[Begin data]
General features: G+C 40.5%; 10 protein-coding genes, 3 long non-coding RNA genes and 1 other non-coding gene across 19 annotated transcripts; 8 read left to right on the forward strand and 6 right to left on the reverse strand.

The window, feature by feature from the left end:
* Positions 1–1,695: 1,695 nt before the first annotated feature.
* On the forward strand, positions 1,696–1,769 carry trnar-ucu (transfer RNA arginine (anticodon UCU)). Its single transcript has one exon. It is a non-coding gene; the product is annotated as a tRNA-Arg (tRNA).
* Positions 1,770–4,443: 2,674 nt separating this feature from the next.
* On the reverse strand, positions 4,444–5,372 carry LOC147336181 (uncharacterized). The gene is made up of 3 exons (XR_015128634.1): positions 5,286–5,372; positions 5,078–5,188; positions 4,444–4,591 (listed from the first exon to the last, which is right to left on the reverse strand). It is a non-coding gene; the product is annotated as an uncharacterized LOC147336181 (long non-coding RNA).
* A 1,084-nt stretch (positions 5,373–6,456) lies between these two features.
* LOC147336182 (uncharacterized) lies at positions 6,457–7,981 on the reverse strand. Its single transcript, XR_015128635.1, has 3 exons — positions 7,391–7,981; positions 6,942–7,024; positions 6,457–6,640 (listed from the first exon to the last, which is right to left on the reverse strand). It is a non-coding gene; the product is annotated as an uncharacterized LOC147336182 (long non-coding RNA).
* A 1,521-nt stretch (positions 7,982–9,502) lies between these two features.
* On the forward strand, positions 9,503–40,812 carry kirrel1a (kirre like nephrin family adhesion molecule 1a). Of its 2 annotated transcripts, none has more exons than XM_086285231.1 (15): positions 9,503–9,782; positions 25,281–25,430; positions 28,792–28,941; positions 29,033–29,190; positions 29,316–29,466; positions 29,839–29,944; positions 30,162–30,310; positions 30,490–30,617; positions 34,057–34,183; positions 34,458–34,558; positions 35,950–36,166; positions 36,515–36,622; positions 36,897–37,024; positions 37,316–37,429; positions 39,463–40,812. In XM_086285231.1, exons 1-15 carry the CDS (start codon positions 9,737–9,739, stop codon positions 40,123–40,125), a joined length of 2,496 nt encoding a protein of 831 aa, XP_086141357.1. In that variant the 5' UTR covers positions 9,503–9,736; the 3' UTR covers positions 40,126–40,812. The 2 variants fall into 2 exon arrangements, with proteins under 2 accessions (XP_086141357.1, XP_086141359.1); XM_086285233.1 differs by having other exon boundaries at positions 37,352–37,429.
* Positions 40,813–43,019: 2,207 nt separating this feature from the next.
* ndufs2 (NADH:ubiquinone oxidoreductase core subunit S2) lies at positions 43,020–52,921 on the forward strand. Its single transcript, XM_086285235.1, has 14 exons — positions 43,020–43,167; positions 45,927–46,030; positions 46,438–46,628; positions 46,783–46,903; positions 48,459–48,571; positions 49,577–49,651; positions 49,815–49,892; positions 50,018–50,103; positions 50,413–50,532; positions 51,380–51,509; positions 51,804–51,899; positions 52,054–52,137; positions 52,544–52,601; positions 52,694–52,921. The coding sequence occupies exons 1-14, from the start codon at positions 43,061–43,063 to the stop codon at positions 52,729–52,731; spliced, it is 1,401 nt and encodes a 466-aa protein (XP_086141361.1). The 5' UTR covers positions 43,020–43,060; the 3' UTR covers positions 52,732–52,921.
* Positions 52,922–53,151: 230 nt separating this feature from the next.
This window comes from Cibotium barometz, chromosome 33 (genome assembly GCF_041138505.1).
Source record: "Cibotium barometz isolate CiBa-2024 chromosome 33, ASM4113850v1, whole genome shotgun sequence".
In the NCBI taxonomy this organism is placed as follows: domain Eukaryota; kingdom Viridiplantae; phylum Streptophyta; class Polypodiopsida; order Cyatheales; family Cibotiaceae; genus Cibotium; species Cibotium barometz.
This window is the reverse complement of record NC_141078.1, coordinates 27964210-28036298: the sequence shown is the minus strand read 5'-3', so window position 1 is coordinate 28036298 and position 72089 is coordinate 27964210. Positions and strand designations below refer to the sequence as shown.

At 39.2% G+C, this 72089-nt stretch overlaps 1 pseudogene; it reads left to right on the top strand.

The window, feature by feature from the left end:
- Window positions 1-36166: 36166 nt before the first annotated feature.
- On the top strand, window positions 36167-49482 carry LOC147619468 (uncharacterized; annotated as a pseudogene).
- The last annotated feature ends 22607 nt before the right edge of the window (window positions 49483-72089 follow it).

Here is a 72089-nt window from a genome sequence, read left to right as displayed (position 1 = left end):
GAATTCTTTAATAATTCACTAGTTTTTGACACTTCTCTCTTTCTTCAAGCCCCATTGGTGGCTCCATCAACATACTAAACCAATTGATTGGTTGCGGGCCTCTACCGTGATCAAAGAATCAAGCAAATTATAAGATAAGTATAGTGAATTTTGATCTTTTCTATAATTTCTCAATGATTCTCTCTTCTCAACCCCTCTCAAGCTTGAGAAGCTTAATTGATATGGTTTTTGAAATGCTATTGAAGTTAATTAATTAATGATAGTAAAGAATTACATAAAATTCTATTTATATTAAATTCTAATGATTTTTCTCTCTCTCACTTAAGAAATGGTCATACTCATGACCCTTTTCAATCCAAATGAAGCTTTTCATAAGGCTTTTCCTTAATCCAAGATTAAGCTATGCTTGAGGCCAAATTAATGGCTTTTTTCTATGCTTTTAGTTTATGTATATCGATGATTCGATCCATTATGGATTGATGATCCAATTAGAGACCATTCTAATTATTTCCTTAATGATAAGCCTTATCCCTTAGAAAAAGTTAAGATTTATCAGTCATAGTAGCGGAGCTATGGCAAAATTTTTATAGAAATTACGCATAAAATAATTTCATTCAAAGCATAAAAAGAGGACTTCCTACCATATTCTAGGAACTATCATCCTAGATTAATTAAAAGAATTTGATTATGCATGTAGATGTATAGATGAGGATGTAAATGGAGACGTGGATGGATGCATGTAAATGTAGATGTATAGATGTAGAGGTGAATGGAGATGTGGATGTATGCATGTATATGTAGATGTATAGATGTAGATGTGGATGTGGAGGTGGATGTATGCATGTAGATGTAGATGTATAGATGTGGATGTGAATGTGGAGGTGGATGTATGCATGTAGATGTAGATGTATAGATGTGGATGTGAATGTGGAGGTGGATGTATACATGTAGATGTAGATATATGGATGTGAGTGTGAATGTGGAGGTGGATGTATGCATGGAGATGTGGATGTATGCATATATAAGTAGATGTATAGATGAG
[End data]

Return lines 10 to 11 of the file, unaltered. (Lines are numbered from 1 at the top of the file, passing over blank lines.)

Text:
* On the forward strand, positions 9,503–40,812 carry kirrel1a (kirre like nephrin family adhesion molecule 1a). Of its 2 annotated transcripts, none has more exons than XM_086285231.1 (15): positions 9,503–9,782; positions 25,281–25,430; positions 28,792–28,941; positions 29,033–29,190; positions 29,316–29,466; positions 29,839–29,944; positions 30,162–30,310; positions 30,490–30,617; positions 34,057–34,183; positions 34,458–34,558; positions 35,950–36,166; positions 36,515–36,622; positions 36,897–37,024; positions 37,316–37,429; positions 39,463–40,812. In XM_086285231.1, exons 1-15 carry the CDS (start codon positions 9,737–9,739, stop codon positions 40,123–40,125), a joined length of 2,496 nt encoding a protein of 831 aa, XP_086141357.1. In that variant the 5' UTR covers positions 9,503–9,736; the 3' UTR covers positions 40,126–40,812. The 2 variants fall into 2 exon arrangements, with proteins under 2 accessions (XP_086141357.1, XP_086141359.1); XM_086285233.1 differs by having other exon boundaries at positions 37,352–37,429.
* Positions 40,813–43,019: 2,207 nt separating this feature from the next.